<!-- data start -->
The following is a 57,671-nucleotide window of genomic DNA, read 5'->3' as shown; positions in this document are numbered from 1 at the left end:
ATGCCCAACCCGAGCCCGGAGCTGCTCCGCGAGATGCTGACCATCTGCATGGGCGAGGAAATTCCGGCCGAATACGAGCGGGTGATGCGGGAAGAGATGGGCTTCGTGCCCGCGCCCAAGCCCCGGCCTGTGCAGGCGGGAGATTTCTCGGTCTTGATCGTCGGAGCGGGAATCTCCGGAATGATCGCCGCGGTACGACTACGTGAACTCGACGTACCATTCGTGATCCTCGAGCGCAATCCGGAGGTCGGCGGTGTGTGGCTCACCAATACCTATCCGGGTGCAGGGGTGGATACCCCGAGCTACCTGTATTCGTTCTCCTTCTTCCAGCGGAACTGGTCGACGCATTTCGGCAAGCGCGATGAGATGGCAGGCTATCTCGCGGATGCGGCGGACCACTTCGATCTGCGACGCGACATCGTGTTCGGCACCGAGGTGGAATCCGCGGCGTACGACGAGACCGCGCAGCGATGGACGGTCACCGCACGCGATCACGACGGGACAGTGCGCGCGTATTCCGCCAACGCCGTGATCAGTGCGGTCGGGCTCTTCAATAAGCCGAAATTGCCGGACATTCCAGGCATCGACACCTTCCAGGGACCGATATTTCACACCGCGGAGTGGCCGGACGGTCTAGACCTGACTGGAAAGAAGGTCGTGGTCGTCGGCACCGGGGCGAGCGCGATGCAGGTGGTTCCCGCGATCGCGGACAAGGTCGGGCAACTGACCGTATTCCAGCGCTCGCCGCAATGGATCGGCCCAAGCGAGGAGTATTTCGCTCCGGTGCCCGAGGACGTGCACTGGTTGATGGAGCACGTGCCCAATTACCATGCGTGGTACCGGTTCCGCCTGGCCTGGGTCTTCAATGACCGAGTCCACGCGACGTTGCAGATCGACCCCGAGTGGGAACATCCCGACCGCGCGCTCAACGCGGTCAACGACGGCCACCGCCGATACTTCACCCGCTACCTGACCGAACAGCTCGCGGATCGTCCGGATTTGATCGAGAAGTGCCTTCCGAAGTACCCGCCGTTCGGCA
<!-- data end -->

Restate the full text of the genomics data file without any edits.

The following is a 57,671-nucleotide window of genomic DNA, read 5'->3' as shown; positions in this document are numbered from 1 at the left end:
ATGCCCAACCCGAGCCCGGAGCTGCTCCGCGAGATGCTGACCATCTGCATGGGCGAGGAAATTCCGGCCGAATACGAGCGGGTGATGCGGGAAGAGATGGGCTTCGTGCCCGCGCCCAAGCCCCGGCCTGTGCAGGCGGGAGATTTCTCGGTCTTGATCGTCGGAGCGGGAATCTCCGGAATGATCGCCGCGGTACGACTACGTGAACTCGACGTACCATTCGTGATCCTCGAGCGCAATCCGGAGGTCGGCGGTGTGTGGCTCACCAATACCTATCCGGGTGCAGGGGTGGATACCCCGAGCTACCTGTATTCGTTCTCCTTCTTCCAGCGGAACTGGTCGACGCATTTCGGCAAGCGCGATGAGATGGCAGGCTATCTCGCGGATGCGGCGGACCACTTCGATCTGCGACGCGACATCGTGTTCGGCACCGAGGTGGAATCCGCGGCGTACGACGAGACCGCGCAGCGATGGACGGTCACCGCACGCGATCACGACGGGACAGTGCGCGCGTATTCCGCCAACGCCGTGATCAGTGCGGTCGGGCTCTTCAATAAGCCGAAATTGCCGGACATTCCAGGCATCGACACCTTCCAGGGACCGATATTTCACACCGCGGAGTGGCCGGACGGTCTAGACCTGACTGGAAAGAAGGTCGTGGTCGTCGGCACCGGGGCGAGCGCGATGCAGGTGGTTCCCGCGATCGCGGACAAGGTCGGGCAACTGACCGTATTCCAGCGCTCGCCGCAATGGATCGGCCCAAGCGAGGAGTATTTCGCTCCGGTGCCCGAGGACGTGCACTGGTTGATGGAGCACGTGCCCAATTACCATGCGTGGTACCGGTTCCGCCTGGCCTGGGTCTTCAATGACCGAGTCCACGCGACGTTGCAGATCGACCCCGAGTGGGAACATCCCGACCGCGCGCTCAACGCGGTCAACGACGGCCACCGCCGATACTTCACCCGCTACCTGACCGAACAGCTCGCGGATCGTCCGGATTTGATCGAGAAGTGCCTTCCGAAGTACCCGCCGTTCGGCA